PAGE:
The raid looked like something out of a Hollywood action movie. On July 7, Russian special forces dropped down on ropes from a helicopter to storm a luxury yacht on the Pirogovsky reservoir outside Moscow, arresting three dozen mobsters, including the group's alleged ringleader, Tariel Oniani. But within days, nearly all of them, including Oniani, had to be set free because prosecutors couldn't charge them with anything.
Russia's laws have long been weak and unspecific when it comes to combating organized crime, part of the reason that the underworld has thrived in the country in the post-communism years. But the government may finally be getting serious about cracking down on the mafia. In the wake of the embarrassing release of the mobsters in September, President Dmitri Medvedev proposed harsh new legislation targeting organized-crime figures, making a rare admission that "the legal code does not have a response to the increasing social dangers of these crimes." Within weeks, the parliament approved the measures by an almost unanimous vote.
Perhaps most significantly, one of the new laws is aimed directly at the powerful heads of Russia's various mafia clans, who rarely get their own hands dirty. Under the statute, leading an underground criminal group is now punishable by life in prison. "As a rule, [the dons] don't directly participate in criminal acts, and so they go unpunished," Oleg Morozov, deputy speaker of Russia's lower house of parliament, wrote last month on his party's website. "The president's legislation gives more precise definitions of what can be called a criminal conspiracy and a criminal organization."
Another new law makes it illegal for mobsters to meet to discuss their operations or planned criminal activities, an act punishable by up to 20 years in prison. This provision seems to be linked to the incident on Oniani's yacht; under the new statute, the men would have faced charges just for showing up for the meeting. According to local law-enforcement officials who were quoted in the Russia media, the purpose of the gathering was to discuss Oniani's turf war with Aslan Usoyan, leader of a rival clan in Moscow. Weeks later, the reputed godfather of the Russian mafia, 69-year-old Vladislav Ivankov, was shot in the stomach in northern Moscow by a sniper who fired across eight lanes of traffic. Ivankov, who died on Oct. 9 after spending two months in the hospital, had recently sided with Usoyan in a dispute with Oniani over control of lucrative rackets in Moscow.
Given how entrenched Russia's organized-crime syndicates have become in recent years, some experts question whether the new laws will do any good. According to a report that accompanied Medvedev's proposal, the number of criminal incidents linked to the mafia increased 32% from 2006 to 2008. Last year alone, the number of "grievous or especially grievous" offenses committed by the mob contract killings and kidnappings climbed almost 10%. So even if the reigning dons do get locked up, replacements will likely be easy to find and the violence will probably continue, says Yury Fedoseyev, former head of Moscow's Criminal Investigation Department. "The men I put away in the early 1990s for extortion, racketeering, murder they're all getting out now," he says. "And I doubt they're going to retire."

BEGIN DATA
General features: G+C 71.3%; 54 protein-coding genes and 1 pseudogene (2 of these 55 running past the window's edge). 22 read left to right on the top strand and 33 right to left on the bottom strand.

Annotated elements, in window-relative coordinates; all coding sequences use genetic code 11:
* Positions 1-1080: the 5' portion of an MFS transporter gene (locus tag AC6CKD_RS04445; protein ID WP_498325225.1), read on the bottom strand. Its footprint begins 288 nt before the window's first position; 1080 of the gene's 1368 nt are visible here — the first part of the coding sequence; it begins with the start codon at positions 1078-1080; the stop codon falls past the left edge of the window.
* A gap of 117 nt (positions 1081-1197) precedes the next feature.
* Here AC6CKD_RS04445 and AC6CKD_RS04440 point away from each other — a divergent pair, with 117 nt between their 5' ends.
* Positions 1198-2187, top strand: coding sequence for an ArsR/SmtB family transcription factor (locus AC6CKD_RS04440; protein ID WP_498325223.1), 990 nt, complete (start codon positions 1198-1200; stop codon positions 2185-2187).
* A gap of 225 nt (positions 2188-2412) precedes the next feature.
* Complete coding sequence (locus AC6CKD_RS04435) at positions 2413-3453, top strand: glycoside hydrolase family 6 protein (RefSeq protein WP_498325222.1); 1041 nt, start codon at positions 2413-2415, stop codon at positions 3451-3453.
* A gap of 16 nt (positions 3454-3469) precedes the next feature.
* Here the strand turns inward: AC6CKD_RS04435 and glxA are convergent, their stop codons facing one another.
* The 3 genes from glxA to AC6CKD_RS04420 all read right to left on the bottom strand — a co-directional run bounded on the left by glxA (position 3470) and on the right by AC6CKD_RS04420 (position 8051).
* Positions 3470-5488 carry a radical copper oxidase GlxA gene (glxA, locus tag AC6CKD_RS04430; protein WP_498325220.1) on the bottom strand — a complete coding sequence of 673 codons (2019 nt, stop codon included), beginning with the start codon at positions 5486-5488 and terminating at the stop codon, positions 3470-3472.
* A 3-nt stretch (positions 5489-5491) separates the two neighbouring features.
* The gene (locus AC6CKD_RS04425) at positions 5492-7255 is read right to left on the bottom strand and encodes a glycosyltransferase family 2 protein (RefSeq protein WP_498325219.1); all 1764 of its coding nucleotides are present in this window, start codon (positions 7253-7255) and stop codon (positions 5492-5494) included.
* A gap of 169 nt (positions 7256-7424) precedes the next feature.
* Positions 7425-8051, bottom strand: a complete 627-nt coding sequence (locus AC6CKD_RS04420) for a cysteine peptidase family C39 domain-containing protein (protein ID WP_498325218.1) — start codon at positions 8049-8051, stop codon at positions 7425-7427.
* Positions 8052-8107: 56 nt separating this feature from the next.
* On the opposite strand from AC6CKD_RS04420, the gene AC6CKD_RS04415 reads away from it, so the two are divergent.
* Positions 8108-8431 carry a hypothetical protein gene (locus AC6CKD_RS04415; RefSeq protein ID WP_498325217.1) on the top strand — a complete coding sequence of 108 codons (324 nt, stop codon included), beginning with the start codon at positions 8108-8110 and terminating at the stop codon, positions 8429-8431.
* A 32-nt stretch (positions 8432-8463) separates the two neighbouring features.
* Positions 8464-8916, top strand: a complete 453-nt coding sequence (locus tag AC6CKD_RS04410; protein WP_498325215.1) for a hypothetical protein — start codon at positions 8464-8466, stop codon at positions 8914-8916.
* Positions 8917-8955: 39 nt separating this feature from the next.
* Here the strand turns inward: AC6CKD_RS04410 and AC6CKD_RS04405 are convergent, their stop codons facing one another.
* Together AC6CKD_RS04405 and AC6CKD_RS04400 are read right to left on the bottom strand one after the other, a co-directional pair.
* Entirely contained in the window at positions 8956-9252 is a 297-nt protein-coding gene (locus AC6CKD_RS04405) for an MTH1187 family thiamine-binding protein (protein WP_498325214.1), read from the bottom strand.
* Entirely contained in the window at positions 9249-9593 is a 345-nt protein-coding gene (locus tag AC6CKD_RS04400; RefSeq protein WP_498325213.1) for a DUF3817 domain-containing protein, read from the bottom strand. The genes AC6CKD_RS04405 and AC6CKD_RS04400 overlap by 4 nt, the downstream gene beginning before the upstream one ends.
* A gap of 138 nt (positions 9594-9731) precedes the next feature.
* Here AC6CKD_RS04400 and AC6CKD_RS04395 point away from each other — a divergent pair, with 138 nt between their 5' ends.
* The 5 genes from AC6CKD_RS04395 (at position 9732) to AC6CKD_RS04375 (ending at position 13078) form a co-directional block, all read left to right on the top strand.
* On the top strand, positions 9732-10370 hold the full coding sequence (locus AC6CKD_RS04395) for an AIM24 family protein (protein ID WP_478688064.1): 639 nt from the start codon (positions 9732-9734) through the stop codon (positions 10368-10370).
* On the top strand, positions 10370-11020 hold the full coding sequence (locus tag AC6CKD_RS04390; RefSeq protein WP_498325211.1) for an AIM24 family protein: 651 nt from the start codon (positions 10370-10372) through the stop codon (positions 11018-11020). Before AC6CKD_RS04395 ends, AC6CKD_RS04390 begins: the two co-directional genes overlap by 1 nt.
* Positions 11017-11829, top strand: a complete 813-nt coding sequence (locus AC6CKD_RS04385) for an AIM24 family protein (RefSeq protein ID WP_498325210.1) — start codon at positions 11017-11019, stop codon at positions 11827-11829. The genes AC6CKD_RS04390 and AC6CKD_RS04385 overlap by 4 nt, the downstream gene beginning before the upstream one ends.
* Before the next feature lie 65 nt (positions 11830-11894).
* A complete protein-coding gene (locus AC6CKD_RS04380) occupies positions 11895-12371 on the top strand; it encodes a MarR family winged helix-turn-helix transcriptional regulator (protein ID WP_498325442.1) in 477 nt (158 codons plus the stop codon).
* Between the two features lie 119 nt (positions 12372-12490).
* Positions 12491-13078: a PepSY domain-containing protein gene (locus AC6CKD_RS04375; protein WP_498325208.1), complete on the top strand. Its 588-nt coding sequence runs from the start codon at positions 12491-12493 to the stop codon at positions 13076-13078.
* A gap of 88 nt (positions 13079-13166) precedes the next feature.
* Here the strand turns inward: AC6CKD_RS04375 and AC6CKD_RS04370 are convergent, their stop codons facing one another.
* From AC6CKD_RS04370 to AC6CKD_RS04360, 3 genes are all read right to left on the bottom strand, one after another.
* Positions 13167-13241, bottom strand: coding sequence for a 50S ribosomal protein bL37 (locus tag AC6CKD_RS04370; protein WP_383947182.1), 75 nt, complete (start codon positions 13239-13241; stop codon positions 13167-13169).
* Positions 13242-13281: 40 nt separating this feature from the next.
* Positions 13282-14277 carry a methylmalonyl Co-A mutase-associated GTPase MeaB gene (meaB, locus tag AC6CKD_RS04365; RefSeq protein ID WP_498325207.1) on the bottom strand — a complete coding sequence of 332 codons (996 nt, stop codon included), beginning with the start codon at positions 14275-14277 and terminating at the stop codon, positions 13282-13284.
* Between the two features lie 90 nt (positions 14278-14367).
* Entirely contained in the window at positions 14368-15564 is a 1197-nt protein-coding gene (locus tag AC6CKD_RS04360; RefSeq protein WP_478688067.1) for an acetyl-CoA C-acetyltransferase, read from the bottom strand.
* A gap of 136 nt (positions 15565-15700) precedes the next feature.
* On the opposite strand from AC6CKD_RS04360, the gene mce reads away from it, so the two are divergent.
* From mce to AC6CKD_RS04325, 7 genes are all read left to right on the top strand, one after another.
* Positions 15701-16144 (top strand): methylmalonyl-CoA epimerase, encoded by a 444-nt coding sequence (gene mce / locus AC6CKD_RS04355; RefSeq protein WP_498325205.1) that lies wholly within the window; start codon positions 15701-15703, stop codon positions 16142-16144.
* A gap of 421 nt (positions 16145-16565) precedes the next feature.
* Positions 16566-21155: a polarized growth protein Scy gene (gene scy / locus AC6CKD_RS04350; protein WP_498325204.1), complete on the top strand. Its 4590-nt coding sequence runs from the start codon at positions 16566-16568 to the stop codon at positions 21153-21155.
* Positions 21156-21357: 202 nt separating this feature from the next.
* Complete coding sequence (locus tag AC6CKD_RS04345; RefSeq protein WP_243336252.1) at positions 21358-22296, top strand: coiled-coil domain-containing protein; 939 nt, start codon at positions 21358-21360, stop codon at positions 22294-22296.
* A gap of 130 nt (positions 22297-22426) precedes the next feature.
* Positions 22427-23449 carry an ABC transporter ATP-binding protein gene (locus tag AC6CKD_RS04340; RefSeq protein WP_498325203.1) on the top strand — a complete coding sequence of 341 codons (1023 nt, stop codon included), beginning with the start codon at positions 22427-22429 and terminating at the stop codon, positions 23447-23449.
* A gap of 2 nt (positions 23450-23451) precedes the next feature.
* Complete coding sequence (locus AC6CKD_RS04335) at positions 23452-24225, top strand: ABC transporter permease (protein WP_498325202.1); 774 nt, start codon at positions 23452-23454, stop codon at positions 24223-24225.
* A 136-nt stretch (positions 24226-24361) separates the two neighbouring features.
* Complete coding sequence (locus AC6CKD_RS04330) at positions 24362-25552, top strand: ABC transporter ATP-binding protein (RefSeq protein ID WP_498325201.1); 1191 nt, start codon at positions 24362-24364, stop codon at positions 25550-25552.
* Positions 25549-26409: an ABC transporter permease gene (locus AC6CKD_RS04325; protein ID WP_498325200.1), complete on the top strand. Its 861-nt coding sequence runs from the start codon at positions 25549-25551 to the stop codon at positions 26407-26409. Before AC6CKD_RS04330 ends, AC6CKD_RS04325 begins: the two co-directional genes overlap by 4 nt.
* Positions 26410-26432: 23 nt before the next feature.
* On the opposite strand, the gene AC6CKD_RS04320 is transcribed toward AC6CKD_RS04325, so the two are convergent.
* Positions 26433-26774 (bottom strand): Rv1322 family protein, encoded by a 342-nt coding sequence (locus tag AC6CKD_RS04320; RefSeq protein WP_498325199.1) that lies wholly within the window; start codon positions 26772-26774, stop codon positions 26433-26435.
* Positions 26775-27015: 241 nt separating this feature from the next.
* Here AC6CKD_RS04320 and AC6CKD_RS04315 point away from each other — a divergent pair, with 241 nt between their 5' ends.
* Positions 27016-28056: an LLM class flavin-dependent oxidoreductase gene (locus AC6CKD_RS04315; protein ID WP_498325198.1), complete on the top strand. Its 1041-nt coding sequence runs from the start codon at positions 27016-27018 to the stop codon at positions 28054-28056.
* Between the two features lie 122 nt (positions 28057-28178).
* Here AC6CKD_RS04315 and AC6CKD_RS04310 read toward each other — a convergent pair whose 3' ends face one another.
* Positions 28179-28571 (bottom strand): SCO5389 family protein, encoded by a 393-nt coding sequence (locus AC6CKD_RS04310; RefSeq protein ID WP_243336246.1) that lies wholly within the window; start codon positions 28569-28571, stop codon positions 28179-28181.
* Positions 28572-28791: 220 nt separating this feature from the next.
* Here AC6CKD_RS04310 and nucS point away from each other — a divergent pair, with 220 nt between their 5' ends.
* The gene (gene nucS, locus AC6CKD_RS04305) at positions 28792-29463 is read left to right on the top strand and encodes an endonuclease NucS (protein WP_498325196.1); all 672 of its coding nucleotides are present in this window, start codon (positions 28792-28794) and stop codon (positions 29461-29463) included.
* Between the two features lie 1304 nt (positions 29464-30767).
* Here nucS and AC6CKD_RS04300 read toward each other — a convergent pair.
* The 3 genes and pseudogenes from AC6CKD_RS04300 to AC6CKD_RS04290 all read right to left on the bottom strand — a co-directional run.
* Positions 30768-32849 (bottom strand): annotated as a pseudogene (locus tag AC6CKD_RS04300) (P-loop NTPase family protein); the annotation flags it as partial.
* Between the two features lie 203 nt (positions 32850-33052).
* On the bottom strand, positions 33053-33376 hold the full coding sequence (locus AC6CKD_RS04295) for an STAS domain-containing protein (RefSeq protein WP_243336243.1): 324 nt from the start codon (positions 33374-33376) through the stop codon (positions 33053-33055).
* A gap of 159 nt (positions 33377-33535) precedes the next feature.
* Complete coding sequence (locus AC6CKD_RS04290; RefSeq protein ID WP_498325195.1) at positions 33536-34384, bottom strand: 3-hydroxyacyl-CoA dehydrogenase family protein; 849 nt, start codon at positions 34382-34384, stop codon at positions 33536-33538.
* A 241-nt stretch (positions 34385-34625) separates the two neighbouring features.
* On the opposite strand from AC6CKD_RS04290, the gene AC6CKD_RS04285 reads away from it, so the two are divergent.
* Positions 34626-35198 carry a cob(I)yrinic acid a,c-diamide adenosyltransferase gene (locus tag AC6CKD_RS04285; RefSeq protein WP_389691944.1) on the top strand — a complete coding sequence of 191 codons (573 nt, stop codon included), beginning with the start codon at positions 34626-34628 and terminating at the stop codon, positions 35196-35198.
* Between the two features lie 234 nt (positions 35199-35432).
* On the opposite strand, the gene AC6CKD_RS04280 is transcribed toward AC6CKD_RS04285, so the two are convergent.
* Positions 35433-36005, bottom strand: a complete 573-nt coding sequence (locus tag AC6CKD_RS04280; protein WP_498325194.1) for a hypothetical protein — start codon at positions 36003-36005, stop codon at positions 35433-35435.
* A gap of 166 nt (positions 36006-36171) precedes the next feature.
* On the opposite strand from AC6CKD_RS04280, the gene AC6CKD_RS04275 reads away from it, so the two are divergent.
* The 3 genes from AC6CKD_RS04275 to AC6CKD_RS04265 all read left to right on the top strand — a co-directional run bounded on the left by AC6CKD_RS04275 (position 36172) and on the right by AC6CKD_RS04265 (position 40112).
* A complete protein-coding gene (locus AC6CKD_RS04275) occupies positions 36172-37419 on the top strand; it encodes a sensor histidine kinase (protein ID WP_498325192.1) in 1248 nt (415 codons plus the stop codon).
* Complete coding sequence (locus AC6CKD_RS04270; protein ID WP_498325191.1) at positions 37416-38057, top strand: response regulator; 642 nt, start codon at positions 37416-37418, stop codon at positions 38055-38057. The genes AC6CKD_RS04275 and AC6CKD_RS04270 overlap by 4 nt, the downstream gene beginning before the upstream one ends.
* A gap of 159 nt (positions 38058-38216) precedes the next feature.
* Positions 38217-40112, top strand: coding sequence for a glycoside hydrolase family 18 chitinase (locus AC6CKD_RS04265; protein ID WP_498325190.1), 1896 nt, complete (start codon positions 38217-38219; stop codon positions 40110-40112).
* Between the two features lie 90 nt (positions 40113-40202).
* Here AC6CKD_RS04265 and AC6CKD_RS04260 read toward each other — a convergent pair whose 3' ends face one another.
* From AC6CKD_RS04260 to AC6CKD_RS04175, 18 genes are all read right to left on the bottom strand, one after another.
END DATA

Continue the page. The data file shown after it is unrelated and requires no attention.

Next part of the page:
With Ivankov's killing, too, the conditions are ripe for an all-out war between the Oniani and Usoyan factions, authorities say. Police say the tensions between the two men date back to 2007, two years after Oniani returned to Russia from Spain when police broke up his racketeering operations there. As Oniani sought to re-establish himself in Moscow, he started encroaching on Usoyan's territory, and Usoyan's top lieutenants began turning up dead. One of them, Alek Minalyan, an Armenian allegedly in charge of extorting money from construction firms working on projects for the 2014 Winter Olympics in Sochi, was gunned down in western Moscow on Feb. 6. The bodies of two others, Andrei Golubev and an unidentified associate, were found riddled with bullets in eastern Moscow on May 22.
Then came the hit on Ivankov. Known by the nickname "Yaponchik," or "Little Japanese," because of his Asian appearance, Ivankov was considered by both Russian and Western law enforcement to be one of the most influential figures in the Russian criminal world. According to the FBI, he ran an international mafia syndicate from his apartment in the Brighton Beach neighborhood of Brooklyn, N.Y., in the 1990s and served eight years in prison in the U.S. for extortion and conspiracy. When he returned to Moscow following his release in 2004, he was set on retiring. "I met with him a few times, and he told me honestly that all he wanted in Russia was to rest," says Alexander Dobrovinsky, a Moscow attorney and an old friend of Ivankov's who helped prepare the defense for his trial in New York. "He was not a young man anymore."
But that was easier said than done. Because of his reputation, local bosses still turned to him as an arbiter in their disputes. And according to police, he sided with the older and more established Usoyan in the turf war with Oniani. "In the eyes of these young and ambitious guys [like Oniani], Ivankov is a relic," Fedoseyev tells TIME. "He was away for many years, and here he goes getting involved in their business."
The brazenness of the hit on Ivankov suggests that Russia's mobsters are acting with greater impunity and disregard for the law. The government now faces a major test: it needs to back up its new laws with determined action, or risk losing control of the streets to the ever-more-powerful mafia clans for good.